Meaningful Games

The Ottawa Senators have been using the phrase “we want to be playing meaningful games” in the latter part of the season. Well , in the world of professional sports every game is meaningful whether it is in October or April. It is meaningful on so many levels. For Coaches it is about winning.If you win you continue to come into work. If you lose or are losing you find meaning in showing the rest of the league you get your team to compete on a nightly basis. For players, you are playing for your next contract. Players understand that in this moment of their life they have a great lifestyle and are remunerated quite nicely, and want to extend it for as long as possible. They know deep down that it comes to end at some point. Some sooner, others later.

The Senators by using that phrase are trying to sell hope to a franchise that has been dysfunctional for the last 10 years. What they say about hope, it is fuel by fear and doubt. They have also introduced outcome into the equation by saying they want to be playing meaningful games down the stretch. Teams have no control over the outcome, they think they do but really they do not. What they do have control over is….here it comes PROCESS! I know it may sound like buzz word, catch phrase, but when it comes right down to it, the Senators do not understand what the team process consists of ?

It is very clear they do not have a process. They play like a game of shinny on an outdoor rink where all the talented players do whatever the hell they want until they meet up with a bunch of old guys who kick their ass and they are left wondering did we ever touch the puck? That is what happened against Winnipeg. Finally, after almost four years the Coach finally called out some players for their play. He structured his lines in such a way that three of the four have a chance of scoring , instead of just two lines , by putting a “worker”on each line. History shows us that you need a “worker” for the other two to be successful. Ted Lindsay, Al Secord, Ken Hodge, Kevin Stevens, and Clarke Gillies to name a few. Each player from the line had a specific role and understood it. Last night was the best game they played all year. It actually felt that everyone knew exactly what they were doing and there minimal panic in their own end. After the game or in the morning media scum DJ Smith said that they would not talk about meaningful games only the one ahead of them. This should have been long ago along with a couple of other things.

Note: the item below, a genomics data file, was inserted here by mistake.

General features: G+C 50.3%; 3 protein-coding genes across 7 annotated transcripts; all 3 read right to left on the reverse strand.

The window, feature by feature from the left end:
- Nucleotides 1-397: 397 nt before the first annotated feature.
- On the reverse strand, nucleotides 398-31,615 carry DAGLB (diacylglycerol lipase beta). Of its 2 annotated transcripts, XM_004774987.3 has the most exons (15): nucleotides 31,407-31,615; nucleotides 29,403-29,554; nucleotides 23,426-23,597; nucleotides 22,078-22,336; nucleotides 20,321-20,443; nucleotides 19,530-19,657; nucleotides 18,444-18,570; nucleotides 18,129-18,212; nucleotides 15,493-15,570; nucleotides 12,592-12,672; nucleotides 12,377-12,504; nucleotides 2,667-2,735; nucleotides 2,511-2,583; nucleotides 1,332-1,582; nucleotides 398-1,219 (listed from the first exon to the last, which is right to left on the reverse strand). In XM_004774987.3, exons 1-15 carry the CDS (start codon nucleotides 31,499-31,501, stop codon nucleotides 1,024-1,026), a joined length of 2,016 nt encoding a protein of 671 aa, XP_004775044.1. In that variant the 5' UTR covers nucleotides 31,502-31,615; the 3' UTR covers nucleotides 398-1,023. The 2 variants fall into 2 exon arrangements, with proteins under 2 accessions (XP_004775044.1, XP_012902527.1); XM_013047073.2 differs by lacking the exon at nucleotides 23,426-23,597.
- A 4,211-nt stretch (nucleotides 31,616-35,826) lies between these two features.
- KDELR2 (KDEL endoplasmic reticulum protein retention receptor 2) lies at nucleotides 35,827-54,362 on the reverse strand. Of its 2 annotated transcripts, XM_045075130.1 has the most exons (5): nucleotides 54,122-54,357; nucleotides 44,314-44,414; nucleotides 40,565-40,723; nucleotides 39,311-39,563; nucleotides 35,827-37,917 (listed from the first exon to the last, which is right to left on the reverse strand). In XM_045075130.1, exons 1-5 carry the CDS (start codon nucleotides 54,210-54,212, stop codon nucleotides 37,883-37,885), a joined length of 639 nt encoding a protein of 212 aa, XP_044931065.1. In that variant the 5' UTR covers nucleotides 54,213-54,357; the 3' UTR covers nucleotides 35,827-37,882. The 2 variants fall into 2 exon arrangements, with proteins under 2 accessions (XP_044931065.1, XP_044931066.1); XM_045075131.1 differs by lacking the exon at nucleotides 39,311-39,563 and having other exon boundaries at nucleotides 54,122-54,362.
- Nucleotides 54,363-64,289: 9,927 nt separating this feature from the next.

IMO players need to understand the five components of why bad shifts occur. These are from Dr. Bhrett McCabe who uses them with his PGA Tour players and are easily applicable to hockey.

Five Reasons Why Poor Shifts Happen:

Poor Preparation: IE. did not warm up correctly, arrived at rink late. Athletes are creatures of habit.

Poor Strategy : Incorrect strategy of your opponent and how to neutralize them.

Poor Mental Focus: Player not understanding the moment and the process

Poor Execution: Discipline. Can you make yourself do the right thing even though you do not want to.

Luck: Understanding that parts of hockey are variable and bounces do not always go your way.

It will be interesting to see in the coming weeks whether they can build on the next game. I am not talking about moral victories, and talking about finding out if they have the capabilities to be a better team and the capacity of making the most out of those game moments.

Until next time.

Follow on Twitter @Betweentheears2

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